Yesterday morning as I was strapping him into his car seat for the trip to nursery he caught an all too brief sighting of a fox as it ambled down our road at around 8am. I've heard one in the garden several times over the last few nights, but this was my first daytime sighting for quite a while.


Caloptilia semifacia - 1, 30 January 2014


I've recorded just one animal on camera since the last entry, this tiny micromoth which I believe is an Autumn generation adult of the species Caloptilia semifacia, measuring approximately 6.4mm in length. It was found indoors on Sunday (26th).


It is regarded as a 'local' species nationally, although it is common in Hampshire. Autumn generation  hibernates as adults. Its larvae normally feed on Field Maple and Sycamore, but adults have been found on Ivy blossom - perhaps a reason to visit our garden? Now that I have photographed it I'll hide the moth in a sheltered spot at the bottom of the garden.

The species belongs to the same family (Gracillariidae) as the Horse-chestnut Leaf Miner which has proved itself to be a pest since colonising the UK in recent times.


Caloptilia semifacia - side views with mm scales, 30 January 2014


In this second image the moth has adopted a more upright stance which exposes the contrast between its upper and lower surfaces.





Caloptilia semifacia - view of underside, 31 January 2014


In this photograph, taken through thin glass, you can see that difference more clearly.

While the upper body is covered mainly in smooth, chocolate brown scales, the  abdomen is a creamy white colour, as the pair of bulbous structures that I believe to be the coxae of the hind legs (a coxa joins the leg to the body - in effect providing a hip joint) - if I'm wrong please let me know as I do not intend to dissect the moth!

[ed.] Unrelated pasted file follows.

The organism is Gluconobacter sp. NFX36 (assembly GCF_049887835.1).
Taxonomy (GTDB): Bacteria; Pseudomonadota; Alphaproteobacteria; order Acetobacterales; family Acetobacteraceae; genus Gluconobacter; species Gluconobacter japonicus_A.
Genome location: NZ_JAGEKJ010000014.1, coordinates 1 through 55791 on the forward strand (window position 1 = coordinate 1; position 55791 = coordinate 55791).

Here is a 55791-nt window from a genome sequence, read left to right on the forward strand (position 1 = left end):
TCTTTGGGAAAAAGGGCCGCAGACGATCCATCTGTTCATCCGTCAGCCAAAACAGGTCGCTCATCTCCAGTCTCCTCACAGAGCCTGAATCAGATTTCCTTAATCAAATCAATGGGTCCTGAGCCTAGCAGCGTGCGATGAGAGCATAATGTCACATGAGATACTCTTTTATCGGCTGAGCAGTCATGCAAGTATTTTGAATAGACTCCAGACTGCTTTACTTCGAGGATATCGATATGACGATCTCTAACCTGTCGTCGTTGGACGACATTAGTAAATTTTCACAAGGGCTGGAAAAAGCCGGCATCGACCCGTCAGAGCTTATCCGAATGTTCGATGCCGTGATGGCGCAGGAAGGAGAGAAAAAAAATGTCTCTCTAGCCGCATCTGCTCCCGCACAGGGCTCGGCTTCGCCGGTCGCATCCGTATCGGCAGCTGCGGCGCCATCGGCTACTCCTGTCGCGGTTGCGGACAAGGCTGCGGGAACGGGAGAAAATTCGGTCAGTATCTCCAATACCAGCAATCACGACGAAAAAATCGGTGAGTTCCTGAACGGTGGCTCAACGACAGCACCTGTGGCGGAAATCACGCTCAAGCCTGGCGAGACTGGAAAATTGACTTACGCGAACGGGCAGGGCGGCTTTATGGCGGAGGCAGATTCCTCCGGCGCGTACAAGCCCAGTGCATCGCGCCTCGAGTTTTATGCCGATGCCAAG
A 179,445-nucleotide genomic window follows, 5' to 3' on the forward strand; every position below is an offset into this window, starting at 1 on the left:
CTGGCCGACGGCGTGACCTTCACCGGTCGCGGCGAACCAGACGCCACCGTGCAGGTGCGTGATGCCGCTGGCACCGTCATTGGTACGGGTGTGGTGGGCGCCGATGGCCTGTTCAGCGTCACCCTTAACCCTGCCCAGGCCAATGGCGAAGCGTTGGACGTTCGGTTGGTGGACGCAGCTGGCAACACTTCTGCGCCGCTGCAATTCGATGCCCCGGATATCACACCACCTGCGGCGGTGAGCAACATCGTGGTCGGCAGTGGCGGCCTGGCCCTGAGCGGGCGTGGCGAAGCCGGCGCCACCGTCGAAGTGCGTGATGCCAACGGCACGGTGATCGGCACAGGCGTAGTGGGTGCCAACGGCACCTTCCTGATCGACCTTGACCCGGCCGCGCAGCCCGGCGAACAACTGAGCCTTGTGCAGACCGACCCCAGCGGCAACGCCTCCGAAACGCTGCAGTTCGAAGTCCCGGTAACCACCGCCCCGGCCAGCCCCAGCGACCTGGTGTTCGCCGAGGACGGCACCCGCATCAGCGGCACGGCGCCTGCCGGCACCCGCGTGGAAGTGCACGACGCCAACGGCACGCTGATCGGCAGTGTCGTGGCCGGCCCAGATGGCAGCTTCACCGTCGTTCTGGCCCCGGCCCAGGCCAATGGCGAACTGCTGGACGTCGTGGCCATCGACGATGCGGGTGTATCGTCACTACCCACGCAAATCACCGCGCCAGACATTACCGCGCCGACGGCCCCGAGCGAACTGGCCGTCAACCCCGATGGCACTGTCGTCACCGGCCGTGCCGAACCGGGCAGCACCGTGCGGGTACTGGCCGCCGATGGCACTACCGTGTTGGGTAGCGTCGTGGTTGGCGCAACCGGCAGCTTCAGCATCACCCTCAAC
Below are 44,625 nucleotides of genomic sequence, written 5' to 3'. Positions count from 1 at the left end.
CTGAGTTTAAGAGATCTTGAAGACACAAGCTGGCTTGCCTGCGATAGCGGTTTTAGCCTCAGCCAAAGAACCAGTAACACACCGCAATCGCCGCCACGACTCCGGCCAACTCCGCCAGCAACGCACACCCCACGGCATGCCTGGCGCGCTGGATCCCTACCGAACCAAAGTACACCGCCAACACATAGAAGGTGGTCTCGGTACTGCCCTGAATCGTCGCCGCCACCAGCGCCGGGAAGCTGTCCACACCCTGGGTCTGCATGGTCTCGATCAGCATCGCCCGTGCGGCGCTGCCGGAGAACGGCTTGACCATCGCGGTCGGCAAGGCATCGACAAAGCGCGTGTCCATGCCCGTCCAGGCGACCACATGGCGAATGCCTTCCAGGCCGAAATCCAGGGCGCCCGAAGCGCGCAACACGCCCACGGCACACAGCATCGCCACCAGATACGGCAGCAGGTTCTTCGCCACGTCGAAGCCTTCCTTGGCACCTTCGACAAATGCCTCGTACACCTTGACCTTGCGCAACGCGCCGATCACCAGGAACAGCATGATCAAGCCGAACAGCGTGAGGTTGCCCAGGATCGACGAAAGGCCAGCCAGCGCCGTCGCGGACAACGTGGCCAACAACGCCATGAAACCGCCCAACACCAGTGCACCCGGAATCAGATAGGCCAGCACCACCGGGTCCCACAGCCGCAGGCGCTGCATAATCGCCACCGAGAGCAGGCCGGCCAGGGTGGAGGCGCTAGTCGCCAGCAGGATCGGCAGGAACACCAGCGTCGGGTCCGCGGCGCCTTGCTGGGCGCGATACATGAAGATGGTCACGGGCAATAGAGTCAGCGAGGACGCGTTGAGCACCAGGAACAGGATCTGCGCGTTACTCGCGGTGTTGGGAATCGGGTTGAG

Caloptilia semifacia - close-ups of head, 30 January 2014


A fascinating feature of the moth is the star-like artifact seen in photographs its eyes. I've not come across this before.

It's also curious the way the insect's labial palps curve up and over the head, giving the appearance of a pair of horns, while its long, slender antennae are held tightly against the body.



In that image you can also see a small amount of metallic iridescence, around the eye(s), the back of the thorax and down the front of the moth where the scales do not have the rich brown colouring seen on the wings.

Caloptilia semifacia - close-up of posterior end of moth, 30 January 2014


In this photograph of the rear of the moth you can see how the tip of the antenna reaches as far back as the end of the hind leg.

It also shows the transition from small, smooth scales of much of the body surface to the long, brush-like scales of the trailing edges of the rear wings.





Click on images to see larger version